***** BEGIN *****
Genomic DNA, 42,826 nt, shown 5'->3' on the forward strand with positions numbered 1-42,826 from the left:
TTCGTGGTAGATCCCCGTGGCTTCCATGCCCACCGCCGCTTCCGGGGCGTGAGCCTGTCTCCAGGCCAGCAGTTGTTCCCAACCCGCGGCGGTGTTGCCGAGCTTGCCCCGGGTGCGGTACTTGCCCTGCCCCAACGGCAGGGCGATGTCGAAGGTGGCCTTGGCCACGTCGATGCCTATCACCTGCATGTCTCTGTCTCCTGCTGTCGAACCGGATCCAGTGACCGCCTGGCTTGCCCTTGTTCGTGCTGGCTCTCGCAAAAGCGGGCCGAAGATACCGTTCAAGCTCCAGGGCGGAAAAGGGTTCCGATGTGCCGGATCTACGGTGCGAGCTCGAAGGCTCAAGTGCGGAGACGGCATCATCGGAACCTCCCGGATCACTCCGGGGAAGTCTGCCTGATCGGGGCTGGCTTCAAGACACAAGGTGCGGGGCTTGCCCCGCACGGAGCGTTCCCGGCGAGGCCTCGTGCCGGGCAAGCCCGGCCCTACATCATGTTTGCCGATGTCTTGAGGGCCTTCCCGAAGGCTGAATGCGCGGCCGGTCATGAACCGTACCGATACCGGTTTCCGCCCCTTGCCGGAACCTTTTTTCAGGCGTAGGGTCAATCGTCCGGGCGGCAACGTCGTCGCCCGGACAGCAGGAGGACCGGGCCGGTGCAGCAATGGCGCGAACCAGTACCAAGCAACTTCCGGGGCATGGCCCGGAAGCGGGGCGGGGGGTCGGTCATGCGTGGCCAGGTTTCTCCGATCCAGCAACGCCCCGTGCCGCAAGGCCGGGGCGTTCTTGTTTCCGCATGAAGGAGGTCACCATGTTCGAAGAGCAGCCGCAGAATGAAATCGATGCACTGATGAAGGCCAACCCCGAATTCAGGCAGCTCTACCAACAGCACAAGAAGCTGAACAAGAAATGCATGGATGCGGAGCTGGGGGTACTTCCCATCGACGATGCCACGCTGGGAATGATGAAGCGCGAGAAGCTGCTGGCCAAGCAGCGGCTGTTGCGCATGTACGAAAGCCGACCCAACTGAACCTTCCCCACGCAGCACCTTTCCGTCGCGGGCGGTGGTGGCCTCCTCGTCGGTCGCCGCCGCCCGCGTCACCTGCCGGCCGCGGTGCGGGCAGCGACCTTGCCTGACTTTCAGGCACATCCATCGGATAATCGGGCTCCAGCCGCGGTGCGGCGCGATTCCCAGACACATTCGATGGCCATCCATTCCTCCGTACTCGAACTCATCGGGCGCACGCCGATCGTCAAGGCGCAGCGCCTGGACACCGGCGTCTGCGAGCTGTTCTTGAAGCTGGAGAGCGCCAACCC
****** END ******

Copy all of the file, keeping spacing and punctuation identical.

Genomic DNA, 42,826 nt, shown 5'->3' on the forward strand with positions numbered 1-42,826 from the left:
TTCGTGGTAGATCCCCGTGGCTTCCATGCCCACCGCCGCTTCCGGGGCGTGAGCCTGTCTCCAGGCCAGCAGTTGTTCCCAACCCGCGGCGGTGTTGCCGAGCTTGCCCCGGGTGCGGTACTTGCCCTGCCCCAACGGCAGGGCGATGTCGAAGGTGGCCTTGGCCACGTCGATGCCTATCACCTGCATGTCTCTGTCTCCTGCTGTCGAACCGGATCCAGTGACCGCCTGGCTTGCCCTTGTTCGTGCTGGCTCTCGCAAAAGCGGGCCGAAGATACCGTTCAAGCTCCAGGGCGGAAAAGGGTTCCGATGTGCCGGATCTACGGTGCGAGCTCGAAGGCTCAAGTGCGGAGACGGCATCATCGGAACCTCCCGGATCACTCCGGGGAAGTCTGCCTGATCGGGGCTGGCTTCAAGACACAAGGTGCGGGGCTTGCCCCGCACGGAGCGTTCCCGGCGAGGCCTCGTGCCGGGCAAGCCCGGCCCTACATCATGTTTGCCGATGTCTTGAGGGCCTTCCCGAAGGCTGAATGCGCGGCCGGTCATGAACCGTACCGATACCGGTTTCCGCCCCTTGCCGGAACCTTTTTTCAGGCGTAGGGTCAATCGTCCGGGCGGCAACGTCGTCGCCCGGACAGCAGGAGGACCGGGCCGGTGCAGCAATGGCGCGAACCAGTACCAAGCAACTTCCGGGGCATGGCCCGGAAGCGGGGCGGGGGGTCGGTCATGCGTGGCCAGGTTTCTCCGATCCAGCAACGCCCCGTGCCGCAAGGCCGGGGCGTTCTTGTTTCCGCATGAAGGAGGTCACCATGTTCGAAGAGCAGCCGCAGAATGAAATCGATGCACTGATGAAGGCCAACCCCGAATTCAGGCAGCTCTACCAACAGCACAAGAAGCTGAACAAGAAATGCATGGATGCGGAGCTGGGGGTACTTCCCATCGACGATGCCACGCTGGGAATGATGAAGCGCGAGAAGCTGCTGGCCAAGCAGCGGCTGTTGCGCATGTACGAAAGCCGACCCAACTGAACCTTCCCCACGCAGCACCTTTCCGTCGCGGGCGGTGGTGGCCTCCTCGTCGGTCGCCGCCGCCCGCGTCACCTGCCGGCCGCGGTGCGGGCAGCGACCTTGCCTGACTTTCAGGCACATCCATCGGATAATCGGGCTCCAGCCGCGGTGCGGCGCGATTCCCAGACACATTCGATGGCCATCCATTCCTCCGTACTCGAACTCATCGGGCGCACGCCGATCGTCAAGGCGCAGCGCCTGGACACCGGCGTCTGCGAGCTGTTCTTGAAGCTGGAGAGCGCCAACCC